Sadly my Stargazy Pie didn’t win me any Amazon vouchers in last month’s Best of British challenge but unbowed in my quest for new cookbooks, I shall plough on ahead with my entry for July. After all I did win a princely £25 on the premium bonds this week so maybe my luck is changing
In case I caught you snoozing, I shall just give a quick recap on the whole Best of British challenge. Devised by Karen from Lavender and Lovage and Fiona from The Face of New World Appliances, the Best of British is aimed at championing local produce and dishes from regional areas within the UK. This month’s guest host is Janice from Farmersgirl Kitchen and she is representing a mahoosive whopper of a region in the form of (the whole of) Scotland.
Despite there being exactly 5969 miles between Johannesburg and Scotland (or Glasgow to be precise – the things you can find out on the internet), I was quite excited by this month’s choice of region. For fortuitously my local butcher happens to be of Scottish heritage and stocks all manner of Scottish goodies in his shop, from black pudding to tattie scones. But my favourite of his products, and the one I shall be cooking with this month, is arguably one of Scotland’s most famous dishes – that’s right, the humble haggis.
I used to be a bit squeamish about eating haggis. That was until I braved it for The Fabulous Baker Brothers Scotch egg recipe and found that I actually rather enjoyed it. At the time, I also used some of the leftover haggis in some of Paul Hollywood’s pork pies and the heavily seasoned haggis proved the perfect foil for the blandness of the pork. So thinking again along the lines of haggis and pork, I decided that my entry for the Best of British challenge would be a pork and haggis meatloaf.
The inspiration for this dish comes from a recipe originally published in Food and Home Entertaining magazine for veal and pancetta meatloaf with maple roasted apple wedges. I know meatloaf isn’t the sexiest of dishes but I have made this meatloaf many times (sans veal) and this pancetta wrapped beauty is about as sophisticated as meatloaf gets. For my Scottish inspired version I decided to replace some of the pork and seasonings in the original dish with haggis. I then jettisoned the maple syrup in the apples for the decidedly more Scottish combination of honey, mustard and a tot of whisky.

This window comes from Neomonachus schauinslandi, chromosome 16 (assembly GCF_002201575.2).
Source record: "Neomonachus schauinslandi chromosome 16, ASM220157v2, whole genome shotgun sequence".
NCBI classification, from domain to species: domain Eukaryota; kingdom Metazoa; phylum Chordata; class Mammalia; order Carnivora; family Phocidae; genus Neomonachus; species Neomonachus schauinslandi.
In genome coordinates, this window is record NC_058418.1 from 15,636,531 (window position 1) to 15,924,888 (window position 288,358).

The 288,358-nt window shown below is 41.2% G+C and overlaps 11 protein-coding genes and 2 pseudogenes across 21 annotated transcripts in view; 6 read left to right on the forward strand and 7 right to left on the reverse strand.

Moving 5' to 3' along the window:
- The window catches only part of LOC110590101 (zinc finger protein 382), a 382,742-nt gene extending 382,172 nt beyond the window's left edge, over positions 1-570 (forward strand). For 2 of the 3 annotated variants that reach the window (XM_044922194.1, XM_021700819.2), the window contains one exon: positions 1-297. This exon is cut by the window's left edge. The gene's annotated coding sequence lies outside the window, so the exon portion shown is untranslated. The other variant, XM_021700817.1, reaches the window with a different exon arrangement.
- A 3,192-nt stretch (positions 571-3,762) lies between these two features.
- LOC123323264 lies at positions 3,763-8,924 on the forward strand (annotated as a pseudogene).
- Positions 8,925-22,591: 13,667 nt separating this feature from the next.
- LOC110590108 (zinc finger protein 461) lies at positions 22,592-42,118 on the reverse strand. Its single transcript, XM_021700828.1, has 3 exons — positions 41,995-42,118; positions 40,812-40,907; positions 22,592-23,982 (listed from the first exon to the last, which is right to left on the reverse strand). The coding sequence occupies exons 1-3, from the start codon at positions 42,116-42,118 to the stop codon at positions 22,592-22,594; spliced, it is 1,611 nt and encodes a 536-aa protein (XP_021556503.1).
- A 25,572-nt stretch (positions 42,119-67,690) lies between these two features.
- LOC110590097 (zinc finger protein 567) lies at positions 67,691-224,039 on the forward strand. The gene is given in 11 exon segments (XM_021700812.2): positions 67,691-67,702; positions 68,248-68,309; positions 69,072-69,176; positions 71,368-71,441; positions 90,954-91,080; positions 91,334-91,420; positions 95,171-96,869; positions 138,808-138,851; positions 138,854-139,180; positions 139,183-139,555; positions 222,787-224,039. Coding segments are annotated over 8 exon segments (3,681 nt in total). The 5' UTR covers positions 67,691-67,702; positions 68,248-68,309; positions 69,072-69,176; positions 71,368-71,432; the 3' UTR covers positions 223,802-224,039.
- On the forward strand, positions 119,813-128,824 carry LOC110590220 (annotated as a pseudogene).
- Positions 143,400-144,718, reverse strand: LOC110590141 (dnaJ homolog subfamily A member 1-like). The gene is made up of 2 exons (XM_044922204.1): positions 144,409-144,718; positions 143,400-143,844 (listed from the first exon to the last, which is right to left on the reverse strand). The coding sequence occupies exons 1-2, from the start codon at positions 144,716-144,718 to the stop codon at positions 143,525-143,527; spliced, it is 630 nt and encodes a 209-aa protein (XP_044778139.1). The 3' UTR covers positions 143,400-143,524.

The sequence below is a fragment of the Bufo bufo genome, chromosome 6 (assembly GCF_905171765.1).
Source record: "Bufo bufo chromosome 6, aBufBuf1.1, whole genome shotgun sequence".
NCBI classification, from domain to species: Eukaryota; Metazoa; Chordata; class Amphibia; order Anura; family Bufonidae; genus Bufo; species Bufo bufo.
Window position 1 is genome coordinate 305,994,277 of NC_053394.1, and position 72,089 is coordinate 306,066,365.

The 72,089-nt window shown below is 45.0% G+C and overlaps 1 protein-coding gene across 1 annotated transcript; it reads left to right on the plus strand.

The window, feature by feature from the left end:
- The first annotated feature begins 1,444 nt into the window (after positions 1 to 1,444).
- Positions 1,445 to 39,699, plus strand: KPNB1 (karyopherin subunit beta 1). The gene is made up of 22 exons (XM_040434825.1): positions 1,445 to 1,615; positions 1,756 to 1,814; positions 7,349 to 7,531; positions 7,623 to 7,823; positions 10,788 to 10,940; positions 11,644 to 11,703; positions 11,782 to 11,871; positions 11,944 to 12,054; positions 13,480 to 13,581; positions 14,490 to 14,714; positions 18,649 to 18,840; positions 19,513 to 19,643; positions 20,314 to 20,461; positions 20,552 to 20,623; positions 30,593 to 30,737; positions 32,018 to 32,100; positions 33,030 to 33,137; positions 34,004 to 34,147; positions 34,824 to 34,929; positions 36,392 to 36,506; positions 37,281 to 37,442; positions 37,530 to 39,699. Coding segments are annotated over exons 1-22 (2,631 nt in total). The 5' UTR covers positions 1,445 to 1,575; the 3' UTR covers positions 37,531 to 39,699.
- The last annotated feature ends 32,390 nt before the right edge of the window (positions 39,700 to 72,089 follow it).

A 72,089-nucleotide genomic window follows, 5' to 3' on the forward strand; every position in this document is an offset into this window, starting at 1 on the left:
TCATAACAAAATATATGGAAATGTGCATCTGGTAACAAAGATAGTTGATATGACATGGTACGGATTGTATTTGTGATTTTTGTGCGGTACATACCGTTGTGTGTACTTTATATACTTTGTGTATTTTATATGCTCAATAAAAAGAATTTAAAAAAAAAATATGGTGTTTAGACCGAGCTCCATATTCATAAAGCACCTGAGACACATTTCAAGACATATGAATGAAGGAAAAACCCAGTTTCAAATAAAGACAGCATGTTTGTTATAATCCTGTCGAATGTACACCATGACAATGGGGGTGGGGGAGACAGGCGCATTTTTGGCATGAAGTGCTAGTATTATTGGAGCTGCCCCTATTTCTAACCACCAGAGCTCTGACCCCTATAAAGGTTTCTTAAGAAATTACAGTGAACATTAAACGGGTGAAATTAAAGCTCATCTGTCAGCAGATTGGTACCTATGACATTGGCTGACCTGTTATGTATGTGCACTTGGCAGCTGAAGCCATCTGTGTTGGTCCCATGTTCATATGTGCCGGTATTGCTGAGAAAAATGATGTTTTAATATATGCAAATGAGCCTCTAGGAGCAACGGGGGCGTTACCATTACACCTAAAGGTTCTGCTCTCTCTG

I was really pleased with how this dish turned out. The haggis added a lovely subtle spiciness to the succulent meatloaf and the combination of honey, mustard, whisky and apples proved a definite hit. In fact, the rosy toned apples looked so pretty against the bright green beans that I will certainly be making this as a standalone side dish with all sorts of scrumptious pork recipes.
So there we go. My entry for this month’s Best of British challenge is the Scottish inspired:
Pork and haggis meatloaf with honey, mustard and whisky apples
- 1 tbsp olive oil, plus extra for greasing
- 1 onion, finely chopped
- 2 garlic cloves, crushed
- 1 tsp cumin seeds
- 4 apples, 1 cored and grated and 3 cored and cut into eighths
- 100g haggis
- 400g sausage meat or pork mince
- 60g fresh breadcrumbs
- 2 tbsp wholegrain mustard
- 1 egg, lightly beaten
- 10 slices pancetta
- 1 tbsp apple or redcurrant jelly, warmed slightly
- 25g butter
- 2 tbsp whisky
- 1 tbsp runny honey
- small handful of sage leaves
- 200g French beans or other green beans, trimmed and boiled for 5 minutes
- salt and pepper
1. Preheat the oven to 180C/160C fan/gas 4. Heat the oil and fry the onion, garlic, cumin seeds and grated apple until the onion is soft and the liquid from the apple has evaporated. Set aside.
2. Crumble the haggis into the pork mince or sausage meat and combine with the breadcrumbs. Stir in the onion and apple mixture together with 1 tbsp of the mustard and the egg. Turn the mixture out on to a chopping board and shape in to a log about 6cm in diameter and about 25cm long.
3. Grease a large sheet of foil and lay the slices of pancetta out side by side so that they slightly overlap. Using the foil to help you, wrap the pancetta around the meatloaf log and then roll tightly in the foil. Place on a baking tray and bake for 40 minutes then remove the foil, brush with the jelly and return to the oven for a further 10 minutes or until the pancetta is crispy.
4. Meanwhile, heat the butter over a medium heat until foaming. Add the sliced apples and fry on both sides until they begin to turn golden. Add the whisky (allowing the alcohol to bubble off), then add the remaining mustard, honey, sage leaves and some salt and pepper. Cook until the sage leaves are just wilted then add the beans to warm through. Serve with the sliced meatloaf.